C is for Charientism

C is for Charientism

Ok, the collective term for cats is clowder. I just had to say that. Clowder of cats. not a herd but a clowder. Guess that’s like a mope of goths or a stomp of rivets.


That said

Today’s word is Charientism <–click on it to hear the pronunciation.

I guess I’ve found my theme. My theme is unusual words. I’ve loved words and usual words especially, since well, as soon as I could read, which was rather early.

Charientism is a personal favorite, since it means something cruel that’s said in a nice or joking way…you know…Wow, that outfit looks good on you it makes your butt look so much smaller!

Kids do it all the time and it’s hurtful — So do adults. It’s that throwing up of the hands after you say something you know is offensive and saying “only kidding–you can’t get upset with

me because I was just joking. Can’t you take a joke?”

Totally not fair.

Actually if we look back in time, it meant something more –“an artfully veiled insult” which is not the thing actually when someone says “just kidding”

That’s not artful at all, but in today’s somewhat lazy world

I believe it is the equivalent. Justkidding


The derivation of charientism  is from the greek and means “gracefulness of style” which the “only kidding” statement surely is not.

I say for one day, if you are going to insult someone then ACTUALLY do it gracefully. Make it stylish, do it with flair. Don’t just be kidding, really mean it when you insult someone because otherwise, you are just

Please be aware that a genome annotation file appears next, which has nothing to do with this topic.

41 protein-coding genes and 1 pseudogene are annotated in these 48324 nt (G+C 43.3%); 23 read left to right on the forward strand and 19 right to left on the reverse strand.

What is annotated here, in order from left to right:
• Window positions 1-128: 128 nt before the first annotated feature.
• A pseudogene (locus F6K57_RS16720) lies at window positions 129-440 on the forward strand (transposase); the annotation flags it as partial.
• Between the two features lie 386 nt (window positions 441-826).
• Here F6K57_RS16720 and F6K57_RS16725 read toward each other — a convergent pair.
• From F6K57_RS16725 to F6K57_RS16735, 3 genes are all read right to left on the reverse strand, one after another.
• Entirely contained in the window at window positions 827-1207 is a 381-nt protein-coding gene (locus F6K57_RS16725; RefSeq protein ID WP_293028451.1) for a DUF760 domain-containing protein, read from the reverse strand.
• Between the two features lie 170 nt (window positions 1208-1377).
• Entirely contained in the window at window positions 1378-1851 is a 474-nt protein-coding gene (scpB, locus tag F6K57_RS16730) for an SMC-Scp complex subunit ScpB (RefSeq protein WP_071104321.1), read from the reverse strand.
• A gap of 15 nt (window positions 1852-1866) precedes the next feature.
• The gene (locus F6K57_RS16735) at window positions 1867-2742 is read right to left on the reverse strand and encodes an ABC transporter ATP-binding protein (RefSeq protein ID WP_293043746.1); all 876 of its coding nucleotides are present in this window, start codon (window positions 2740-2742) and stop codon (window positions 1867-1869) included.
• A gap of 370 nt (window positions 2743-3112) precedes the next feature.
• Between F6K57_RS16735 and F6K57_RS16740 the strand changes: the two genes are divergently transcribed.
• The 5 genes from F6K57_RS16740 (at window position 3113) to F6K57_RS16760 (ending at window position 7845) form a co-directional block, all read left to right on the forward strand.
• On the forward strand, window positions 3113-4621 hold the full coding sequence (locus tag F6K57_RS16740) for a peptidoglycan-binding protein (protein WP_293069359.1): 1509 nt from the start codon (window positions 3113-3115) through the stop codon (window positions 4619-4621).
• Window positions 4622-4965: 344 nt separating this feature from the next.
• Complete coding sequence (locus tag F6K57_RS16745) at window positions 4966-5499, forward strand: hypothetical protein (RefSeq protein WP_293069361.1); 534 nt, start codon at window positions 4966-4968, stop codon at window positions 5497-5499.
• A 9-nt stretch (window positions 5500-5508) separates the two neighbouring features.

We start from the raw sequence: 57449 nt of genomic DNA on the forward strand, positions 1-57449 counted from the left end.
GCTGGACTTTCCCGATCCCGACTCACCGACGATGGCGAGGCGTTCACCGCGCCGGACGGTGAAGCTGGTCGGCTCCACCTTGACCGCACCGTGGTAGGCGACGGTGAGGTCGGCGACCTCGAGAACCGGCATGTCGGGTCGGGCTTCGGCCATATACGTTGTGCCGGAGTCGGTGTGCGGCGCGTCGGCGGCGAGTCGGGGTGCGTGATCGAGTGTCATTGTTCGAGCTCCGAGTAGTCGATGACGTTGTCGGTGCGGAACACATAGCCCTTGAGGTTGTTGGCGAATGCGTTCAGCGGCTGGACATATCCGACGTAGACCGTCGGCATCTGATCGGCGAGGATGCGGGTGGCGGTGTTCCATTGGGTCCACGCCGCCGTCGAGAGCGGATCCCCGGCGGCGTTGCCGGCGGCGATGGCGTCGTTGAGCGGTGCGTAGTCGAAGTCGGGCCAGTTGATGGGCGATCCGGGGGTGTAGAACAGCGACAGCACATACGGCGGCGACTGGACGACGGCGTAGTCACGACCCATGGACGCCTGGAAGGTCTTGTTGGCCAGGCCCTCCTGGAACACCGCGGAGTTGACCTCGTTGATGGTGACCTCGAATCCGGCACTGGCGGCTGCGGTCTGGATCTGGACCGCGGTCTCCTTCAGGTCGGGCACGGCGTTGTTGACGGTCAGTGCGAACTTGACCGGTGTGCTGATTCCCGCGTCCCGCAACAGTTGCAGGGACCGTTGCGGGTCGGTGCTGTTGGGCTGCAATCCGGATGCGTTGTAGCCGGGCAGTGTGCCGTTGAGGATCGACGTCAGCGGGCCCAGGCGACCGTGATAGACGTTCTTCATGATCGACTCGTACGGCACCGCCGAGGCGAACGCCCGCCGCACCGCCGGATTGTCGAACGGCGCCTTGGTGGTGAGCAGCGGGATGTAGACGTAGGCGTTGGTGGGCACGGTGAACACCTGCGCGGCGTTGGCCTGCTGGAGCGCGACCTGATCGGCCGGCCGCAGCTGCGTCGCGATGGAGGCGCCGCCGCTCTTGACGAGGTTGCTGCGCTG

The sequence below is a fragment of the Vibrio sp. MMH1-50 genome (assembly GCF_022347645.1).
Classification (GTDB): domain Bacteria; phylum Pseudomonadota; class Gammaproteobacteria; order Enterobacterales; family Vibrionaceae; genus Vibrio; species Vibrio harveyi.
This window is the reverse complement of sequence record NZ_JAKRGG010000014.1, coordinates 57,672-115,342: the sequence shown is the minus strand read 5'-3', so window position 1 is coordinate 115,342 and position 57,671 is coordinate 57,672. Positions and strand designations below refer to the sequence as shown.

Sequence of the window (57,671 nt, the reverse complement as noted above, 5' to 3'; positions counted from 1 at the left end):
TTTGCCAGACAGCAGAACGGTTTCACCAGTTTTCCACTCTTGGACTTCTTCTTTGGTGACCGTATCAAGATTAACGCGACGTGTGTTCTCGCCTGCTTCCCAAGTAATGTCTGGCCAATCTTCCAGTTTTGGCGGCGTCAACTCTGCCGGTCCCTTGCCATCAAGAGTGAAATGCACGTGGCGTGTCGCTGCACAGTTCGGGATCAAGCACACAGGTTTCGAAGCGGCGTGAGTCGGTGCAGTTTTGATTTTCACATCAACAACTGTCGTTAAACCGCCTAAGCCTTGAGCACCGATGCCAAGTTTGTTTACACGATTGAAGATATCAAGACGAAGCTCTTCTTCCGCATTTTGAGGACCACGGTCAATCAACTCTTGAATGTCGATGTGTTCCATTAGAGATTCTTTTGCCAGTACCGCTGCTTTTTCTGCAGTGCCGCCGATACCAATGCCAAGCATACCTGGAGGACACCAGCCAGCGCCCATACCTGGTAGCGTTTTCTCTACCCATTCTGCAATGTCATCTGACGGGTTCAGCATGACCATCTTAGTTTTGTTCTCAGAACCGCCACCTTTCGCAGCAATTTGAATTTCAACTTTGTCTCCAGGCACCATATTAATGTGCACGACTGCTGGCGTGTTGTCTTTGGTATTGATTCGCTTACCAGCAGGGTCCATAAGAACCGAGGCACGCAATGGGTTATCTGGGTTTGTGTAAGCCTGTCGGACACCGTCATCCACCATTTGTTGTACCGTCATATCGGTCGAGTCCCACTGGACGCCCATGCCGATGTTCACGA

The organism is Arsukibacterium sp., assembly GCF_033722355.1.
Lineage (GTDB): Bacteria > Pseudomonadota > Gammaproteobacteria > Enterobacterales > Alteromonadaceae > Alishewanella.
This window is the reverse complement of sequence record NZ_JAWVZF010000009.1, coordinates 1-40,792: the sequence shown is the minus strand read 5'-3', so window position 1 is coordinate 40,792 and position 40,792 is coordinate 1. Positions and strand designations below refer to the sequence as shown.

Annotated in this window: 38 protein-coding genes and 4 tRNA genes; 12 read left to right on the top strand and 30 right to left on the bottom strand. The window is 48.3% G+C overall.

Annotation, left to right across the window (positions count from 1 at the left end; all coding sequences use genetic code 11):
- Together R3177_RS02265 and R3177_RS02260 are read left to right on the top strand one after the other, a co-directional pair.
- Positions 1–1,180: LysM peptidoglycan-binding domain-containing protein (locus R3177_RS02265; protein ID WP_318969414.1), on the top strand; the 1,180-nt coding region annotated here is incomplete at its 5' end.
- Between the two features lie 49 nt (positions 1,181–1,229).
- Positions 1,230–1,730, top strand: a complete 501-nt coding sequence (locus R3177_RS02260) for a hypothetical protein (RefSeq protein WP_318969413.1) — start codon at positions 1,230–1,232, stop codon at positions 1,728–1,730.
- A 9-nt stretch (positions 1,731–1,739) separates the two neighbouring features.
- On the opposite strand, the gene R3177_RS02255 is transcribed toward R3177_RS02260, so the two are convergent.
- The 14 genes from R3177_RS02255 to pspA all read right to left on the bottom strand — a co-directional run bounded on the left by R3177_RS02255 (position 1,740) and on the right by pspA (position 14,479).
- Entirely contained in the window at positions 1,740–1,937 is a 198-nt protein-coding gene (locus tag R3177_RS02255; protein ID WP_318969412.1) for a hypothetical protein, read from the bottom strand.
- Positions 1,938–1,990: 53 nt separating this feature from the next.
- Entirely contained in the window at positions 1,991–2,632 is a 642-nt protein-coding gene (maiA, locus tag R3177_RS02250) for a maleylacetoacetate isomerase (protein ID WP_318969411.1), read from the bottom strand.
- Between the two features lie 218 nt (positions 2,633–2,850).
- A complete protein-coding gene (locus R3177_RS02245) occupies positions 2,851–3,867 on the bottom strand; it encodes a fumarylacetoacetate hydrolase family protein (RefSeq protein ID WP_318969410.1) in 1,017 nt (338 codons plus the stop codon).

being a bit pathetic aren’t you. Channel Oscar Wilde: Some cause happiness wherever they go; others whenever they go.”

or Dorothy Parker:

“That woman speaks eighteen languages, and she can’t say ‘No’ in any of them.”

or Groucho Marx:

I’ve had a perfectly wonderful evening. But this wasn’t it.”

Gracefully insult that cranially impaired person that annoys you no end. I dare you!


My favorites come from Shakespeare though…and something I’ve actually been able to say once to someone who told me “I thought we were better friends,” to which I replied “I do desire we may be better strangers.”



  1. walnutsandpears

    Found you through the A-Z Challenge, fun word, excellent point. I concur. Just watched Willy Wonka and The Chocolate Factory with my son the other night and noted the tactful way Gene Wilder’s character insulted the rude children. I now have a word to describe it. Thanks!

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